No statistically significant differences were observed between aripiprazole- and lithium-treated participants at three weeks (Table 1) or between aripiprazole and other treatments (haloperidol and lithium) at 12 weeks (Analysis 2.18: two studies, N = 657; random-effects RR 1.01, 95% CI 0.72 to 1.42; P = 0.94; Chi2 = 0.16, df = 1 (P = 0.69), I2 = 0%) for the occurrence of headache.

4 Mortality

Deaths: No deaths were reported in the aripiprazole or other treatment groups.

Discussion

Summary of main results

The primary measure of efficacy for this review was change in manic symptom ratings using the YMRS, and overall, evidence showed that aripiprazole was superior to placebo in reducing manic symptoms measured using this scale (mean change in YMRS from baseline at three weeks in the intervention groups was 3.66 points lower (5.28 to 2.05)—a modest difference; Summary of findings for the main comparison) and evidence showed no difference between aripiprazole and other drug treatments (mean change in YMRS from baseline in the intervention groups was 0.07 higher (1.24 lower to 1.37 higher; Summary of findings 2).

Aripiprazole-treated participants were also more likely than placebo-treated participants to achieve a clinical response (see Summary of findings for the main comparison); however, no statistically or clinically significant differences were observed between aripiprazole and other drug treatments in terms of reduction in clinical symptoms or in the rate of response (see Summary of findings 2). Aripiprazole-treated participants were no more likely to achieve remission than placebo-treated participants.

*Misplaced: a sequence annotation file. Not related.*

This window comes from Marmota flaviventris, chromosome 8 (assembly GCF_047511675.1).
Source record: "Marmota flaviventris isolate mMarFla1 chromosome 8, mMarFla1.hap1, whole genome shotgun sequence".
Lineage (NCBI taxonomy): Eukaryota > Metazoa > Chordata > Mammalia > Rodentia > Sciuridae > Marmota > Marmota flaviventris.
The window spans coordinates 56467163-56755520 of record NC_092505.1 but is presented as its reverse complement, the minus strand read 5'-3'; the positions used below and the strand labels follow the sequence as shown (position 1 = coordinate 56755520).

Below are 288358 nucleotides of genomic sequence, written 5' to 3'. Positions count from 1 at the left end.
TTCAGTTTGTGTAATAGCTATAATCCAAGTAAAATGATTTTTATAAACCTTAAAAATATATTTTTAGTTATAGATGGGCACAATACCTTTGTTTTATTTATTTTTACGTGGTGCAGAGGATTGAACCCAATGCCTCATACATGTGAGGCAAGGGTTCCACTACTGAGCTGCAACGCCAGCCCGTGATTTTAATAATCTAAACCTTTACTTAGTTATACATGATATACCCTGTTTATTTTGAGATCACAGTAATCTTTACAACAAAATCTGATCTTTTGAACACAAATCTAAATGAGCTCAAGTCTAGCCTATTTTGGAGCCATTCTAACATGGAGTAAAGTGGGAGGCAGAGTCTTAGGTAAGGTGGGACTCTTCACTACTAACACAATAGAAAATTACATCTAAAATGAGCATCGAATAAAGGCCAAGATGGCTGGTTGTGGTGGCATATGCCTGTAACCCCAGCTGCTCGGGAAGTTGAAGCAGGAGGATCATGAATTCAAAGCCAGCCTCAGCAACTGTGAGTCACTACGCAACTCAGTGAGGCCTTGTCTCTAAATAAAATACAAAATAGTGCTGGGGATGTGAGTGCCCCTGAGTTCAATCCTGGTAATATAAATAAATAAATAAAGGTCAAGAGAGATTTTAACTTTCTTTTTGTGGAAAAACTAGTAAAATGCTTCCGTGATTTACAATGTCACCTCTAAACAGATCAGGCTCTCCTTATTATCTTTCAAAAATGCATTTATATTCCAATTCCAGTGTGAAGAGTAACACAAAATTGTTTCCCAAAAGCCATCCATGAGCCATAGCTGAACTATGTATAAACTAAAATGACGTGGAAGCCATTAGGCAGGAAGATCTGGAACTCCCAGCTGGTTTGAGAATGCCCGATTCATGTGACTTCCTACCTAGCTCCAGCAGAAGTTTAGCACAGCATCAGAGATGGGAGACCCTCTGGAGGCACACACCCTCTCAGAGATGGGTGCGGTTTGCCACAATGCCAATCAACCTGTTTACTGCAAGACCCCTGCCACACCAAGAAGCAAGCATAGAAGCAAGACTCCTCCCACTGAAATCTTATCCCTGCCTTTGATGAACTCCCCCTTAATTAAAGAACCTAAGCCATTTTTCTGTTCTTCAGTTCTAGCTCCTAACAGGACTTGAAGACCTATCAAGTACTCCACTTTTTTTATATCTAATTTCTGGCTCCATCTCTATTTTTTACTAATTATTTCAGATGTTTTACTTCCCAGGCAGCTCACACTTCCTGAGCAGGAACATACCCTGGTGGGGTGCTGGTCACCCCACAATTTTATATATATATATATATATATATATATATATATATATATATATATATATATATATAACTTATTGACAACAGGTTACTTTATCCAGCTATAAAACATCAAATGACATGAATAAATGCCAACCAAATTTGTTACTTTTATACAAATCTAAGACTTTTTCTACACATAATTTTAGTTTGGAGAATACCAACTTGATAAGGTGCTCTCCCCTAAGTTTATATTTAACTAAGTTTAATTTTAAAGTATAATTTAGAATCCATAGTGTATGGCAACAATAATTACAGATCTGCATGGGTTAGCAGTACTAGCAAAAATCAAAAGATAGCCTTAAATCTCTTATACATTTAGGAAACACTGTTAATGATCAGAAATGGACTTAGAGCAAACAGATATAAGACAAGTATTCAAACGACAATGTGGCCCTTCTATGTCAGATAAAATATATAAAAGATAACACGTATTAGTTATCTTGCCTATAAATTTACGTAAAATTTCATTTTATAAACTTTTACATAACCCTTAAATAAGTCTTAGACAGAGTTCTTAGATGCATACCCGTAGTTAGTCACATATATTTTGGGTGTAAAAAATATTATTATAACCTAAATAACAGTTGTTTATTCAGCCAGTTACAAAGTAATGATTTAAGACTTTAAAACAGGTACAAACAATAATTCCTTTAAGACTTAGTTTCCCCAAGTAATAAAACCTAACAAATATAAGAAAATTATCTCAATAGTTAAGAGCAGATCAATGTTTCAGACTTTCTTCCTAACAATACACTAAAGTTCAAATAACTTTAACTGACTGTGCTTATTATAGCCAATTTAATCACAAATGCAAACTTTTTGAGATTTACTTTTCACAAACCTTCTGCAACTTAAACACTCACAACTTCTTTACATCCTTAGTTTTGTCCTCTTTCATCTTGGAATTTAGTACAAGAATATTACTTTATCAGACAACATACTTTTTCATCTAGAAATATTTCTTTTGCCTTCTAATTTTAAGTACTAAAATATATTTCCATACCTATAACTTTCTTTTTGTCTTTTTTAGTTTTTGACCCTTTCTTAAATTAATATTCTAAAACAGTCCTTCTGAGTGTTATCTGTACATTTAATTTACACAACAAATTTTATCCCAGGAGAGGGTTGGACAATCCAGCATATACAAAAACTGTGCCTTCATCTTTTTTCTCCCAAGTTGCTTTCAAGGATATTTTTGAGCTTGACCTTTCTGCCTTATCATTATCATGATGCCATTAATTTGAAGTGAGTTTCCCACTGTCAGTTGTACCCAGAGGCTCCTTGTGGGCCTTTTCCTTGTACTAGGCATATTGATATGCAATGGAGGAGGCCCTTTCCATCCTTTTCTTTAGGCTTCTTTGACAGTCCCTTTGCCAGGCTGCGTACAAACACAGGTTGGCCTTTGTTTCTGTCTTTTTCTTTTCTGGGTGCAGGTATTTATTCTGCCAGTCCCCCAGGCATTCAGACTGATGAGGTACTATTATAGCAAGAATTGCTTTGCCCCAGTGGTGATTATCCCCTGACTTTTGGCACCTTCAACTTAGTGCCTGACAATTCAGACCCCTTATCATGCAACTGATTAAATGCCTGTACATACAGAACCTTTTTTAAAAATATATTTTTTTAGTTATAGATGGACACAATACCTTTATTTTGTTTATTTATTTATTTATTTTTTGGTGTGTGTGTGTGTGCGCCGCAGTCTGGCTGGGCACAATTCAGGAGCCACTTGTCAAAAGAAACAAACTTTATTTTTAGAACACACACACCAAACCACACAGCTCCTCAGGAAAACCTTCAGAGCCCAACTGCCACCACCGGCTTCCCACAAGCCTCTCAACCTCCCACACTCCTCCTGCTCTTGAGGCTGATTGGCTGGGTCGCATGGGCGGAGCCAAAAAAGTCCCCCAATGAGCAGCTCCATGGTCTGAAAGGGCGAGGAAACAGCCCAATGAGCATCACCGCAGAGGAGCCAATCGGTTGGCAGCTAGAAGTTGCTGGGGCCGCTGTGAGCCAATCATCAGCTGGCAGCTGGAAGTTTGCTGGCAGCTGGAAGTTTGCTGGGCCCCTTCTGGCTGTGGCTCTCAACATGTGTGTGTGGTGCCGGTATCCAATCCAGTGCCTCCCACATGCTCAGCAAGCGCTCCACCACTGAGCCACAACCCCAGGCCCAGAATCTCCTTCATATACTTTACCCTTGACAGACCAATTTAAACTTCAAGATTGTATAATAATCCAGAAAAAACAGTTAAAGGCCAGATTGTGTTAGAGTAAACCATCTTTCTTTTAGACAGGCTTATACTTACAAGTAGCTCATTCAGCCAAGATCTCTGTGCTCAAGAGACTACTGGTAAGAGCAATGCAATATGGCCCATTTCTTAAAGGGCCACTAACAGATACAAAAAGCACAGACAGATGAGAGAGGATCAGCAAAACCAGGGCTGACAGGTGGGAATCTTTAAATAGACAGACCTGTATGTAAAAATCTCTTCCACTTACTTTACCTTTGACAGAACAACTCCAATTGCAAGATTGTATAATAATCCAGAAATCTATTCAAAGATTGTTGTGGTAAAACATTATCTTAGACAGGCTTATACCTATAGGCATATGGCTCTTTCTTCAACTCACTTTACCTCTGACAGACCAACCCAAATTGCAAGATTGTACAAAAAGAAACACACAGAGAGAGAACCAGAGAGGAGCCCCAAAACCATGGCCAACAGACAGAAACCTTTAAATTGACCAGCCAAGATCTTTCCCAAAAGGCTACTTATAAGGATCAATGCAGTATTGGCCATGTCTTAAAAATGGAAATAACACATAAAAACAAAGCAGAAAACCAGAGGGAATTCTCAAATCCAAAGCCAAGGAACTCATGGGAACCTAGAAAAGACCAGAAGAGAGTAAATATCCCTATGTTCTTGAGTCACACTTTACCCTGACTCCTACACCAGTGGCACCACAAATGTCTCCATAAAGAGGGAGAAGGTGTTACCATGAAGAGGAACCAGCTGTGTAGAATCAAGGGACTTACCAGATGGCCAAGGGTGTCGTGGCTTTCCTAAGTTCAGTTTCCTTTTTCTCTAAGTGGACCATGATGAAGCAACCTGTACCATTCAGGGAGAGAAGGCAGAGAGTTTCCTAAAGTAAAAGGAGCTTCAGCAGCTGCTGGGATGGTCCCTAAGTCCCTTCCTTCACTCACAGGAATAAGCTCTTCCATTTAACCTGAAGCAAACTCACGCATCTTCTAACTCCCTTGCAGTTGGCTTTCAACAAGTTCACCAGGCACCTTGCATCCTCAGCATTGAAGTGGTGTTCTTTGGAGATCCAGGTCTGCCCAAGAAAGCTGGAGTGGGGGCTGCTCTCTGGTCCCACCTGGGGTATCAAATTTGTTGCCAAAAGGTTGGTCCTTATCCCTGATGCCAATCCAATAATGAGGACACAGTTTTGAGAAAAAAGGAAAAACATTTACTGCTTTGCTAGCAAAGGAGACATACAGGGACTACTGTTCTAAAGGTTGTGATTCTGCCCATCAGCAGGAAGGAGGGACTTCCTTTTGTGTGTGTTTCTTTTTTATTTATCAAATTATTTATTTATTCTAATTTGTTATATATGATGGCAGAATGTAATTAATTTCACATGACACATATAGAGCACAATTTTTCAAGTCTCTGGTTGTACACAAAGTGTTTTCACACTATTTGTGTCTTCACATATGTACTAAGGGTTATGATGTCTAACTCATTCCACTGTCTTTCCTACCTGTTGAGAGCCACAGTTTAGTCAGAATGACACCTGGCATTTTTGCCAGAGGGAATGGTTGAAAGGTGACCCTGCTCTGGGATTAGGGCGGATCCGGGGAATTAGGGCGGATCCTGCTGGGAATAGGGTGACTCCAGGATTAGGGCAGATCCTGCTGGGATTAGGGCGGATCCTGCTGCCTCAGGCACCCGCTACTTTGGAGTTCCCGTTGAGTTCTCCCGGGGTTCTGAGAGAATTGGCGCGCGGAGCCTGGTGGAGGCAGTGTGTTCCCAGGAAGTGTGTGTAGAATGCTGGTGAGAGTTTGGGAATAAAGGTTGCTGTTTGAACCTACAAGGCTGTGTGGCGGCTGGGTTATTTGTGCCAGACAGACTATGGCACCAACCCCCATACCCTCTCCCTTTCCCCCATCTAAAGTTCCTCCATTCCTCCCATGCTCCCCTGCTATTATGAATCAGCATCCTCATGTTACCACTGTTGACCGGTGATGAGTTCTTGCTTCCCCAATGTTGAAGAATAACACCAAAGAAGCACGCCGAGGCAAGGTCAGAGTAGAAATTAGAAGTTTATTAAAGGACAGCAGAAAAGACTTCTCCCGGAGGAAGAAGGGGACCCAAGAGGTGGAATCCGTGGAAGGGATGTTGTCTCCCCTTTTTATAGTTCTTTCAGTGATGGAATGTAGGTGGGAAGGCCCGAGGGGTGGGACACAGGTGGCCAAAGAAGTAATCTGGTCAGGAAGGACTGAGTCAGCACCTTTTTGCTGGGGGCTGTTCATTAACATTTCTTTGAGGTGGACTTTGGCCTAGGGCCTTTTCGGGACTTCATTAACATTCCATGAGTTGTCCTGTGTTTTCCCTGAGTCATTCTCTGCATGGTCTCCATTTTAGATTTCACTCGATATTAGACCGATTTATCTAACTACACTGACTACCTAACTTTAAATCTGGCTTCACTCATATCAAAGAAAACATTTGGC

Dropout rates were high in all but two trials. Many factors can influence a person's decision to continue taking medication, including perceived efficacy and side effects, and in a patient population with bipolar disorder, compliance with medication is generally poor.

Overall dropout rates did not differ significantly between aripiprazole and placebo (see numbers completing treatment in Summary of findings for the main comparison), although exploratory analysis suggests that adverse effects resulted in more dropouts with aripiprazole, and that lack of efficacy resulted in more dropouts with placebo. No significant difference in dropout rates or in reasons for dropping out was observed between aripiprazole and other drug treatments (haloperidol and lithium) (see numbers completing treatment in Summary of findings 2), although significant heterogeneity was noted in these results, which did not appear to be fully explained by the differences in comparative treatments used.

Exploratory analyses were also performed as part of the review. When other scales such as the CGI-BP were analysed, aripiprazole appeared superior to placebo. Exploratory analysis of the data for depressive symptoms suggested that aripiprazole was not statistically significantly better than placebo at reducing depressive symptoms. Also, no significant difference between aripiprazole and other drug treatments was observed in the change in CGI-BP depressive scale scores and MADRS scores. However, as depressive symptoms were not particularly prominent at baseline in any of the studies, further research is needed to explore the effect of aripiprazole on depressive symptoms in patients with bipolar disorder.